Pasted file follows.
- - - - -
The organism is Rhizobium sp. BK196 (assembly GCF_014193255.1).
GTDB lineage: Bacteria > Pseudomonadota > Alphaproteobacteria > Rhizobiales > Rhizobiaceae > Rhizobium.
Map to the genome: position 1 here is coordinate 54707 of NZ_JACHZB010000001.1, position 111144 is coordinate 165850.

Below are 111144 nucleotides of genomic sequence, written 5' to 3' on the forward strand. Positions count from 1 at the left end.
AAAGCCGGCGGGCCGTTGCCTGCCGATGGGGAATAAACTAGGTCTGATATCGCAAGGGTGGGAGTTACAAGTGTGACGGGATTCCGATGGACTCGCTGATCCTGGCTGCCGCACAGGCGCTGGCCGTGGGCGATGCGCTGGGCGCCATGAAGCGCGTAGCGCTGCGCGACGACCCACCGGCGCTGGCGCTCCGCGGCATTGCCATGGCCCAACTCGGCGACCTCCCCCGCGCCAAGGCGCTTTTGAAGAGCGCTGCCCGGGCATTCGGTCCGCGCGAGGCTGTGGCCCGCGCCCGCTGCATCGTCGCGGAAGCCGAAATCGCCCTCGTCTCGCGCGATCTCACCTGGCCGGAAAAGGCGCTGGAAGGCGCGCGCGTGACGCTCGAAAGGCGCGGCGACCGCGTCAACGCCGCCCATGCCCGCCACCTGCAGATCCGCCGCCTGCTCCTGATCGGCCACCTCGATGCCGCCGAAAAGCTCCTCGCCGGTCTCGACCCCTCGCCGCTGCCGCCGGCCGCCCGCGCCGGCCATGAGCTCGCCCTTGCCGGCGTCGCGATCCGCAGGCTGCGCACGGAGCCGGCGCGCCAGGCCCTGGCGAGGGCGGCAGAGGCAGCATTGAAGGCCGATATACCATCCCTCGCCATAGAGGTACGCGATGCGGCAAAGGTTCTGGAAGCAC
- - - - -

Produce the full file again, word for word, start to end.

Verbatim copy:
The organism is Rhizobium sp. BK196 (assembly GCF_014193255.1).
GTDB lineage: Bacteria > Pseudomonadota > Alphaproteobacteria > Rhizobiales > Rhizobiaceae > Rhizobium.
Map to the genome: position 1 here is coordinate 54707 of NZ_JACHZB010000001.1, position 111144 is coordinate 165850.

Below are 111144 nucleotides of genomic sequence, written 5' to 3' on the forward strand. Positions count from 1 at the left end.
AAAGCCGGCGGGCCGTTGCCTGCCGATGGGGAATAAACTAGGTCTGATATCGCAAGGGTGGGAGTTACAAGTGTGACGGGATTCCGATGGACTCGCTGATCCTGGCTGCCGCACAGGCGCTGGCCGTGGGCGATGCGCTGGGCGCCATGAAGCGCGTAGCGCTGCGCGACGACCCACCGGCGCTGGCGCTCCGCGGCATTGCCATGGCCCAACTCGGCGACCTCCCCCGCGCCAAGGCGCTTTTGAAGAGCGCTGCCCGGGCATTCGGTCCGCGCGAGGCTGTGGCCCGCGCCCGCTGCATCGTCGCGGAAGCCGAAATCGCCCTCGTCTCGCGCGATCTCACCTGGCCGGAAAAGGCGCTGGAAGGCGCGCGCGTGACGCTCGAAAGGCGCGGCGACCGCGTCAACGCCGCCCATGCCCGCCACCTGCAGATCCGCCGCCTGCTCCTGATCGGCCACCTCGATGCCGCCGAAAAGCTCCTCGCCGGTCTCGACCCCTCGCCGCTGCCGCCGGCCGCCCGCGCCGGCCATGAGCTCGCCCTTGCCGGCGTCGCGATCCGCAGGCTGCGCACGGAGCCGGCGCGCCAGGCCCTGGCGAGGGCGGCAGAGGCAGCATTGAAGGCCGATATACCATCCCTCGCCATAGAGGTACGCGATGCGGCAAAGGTTCTGGAAGCAC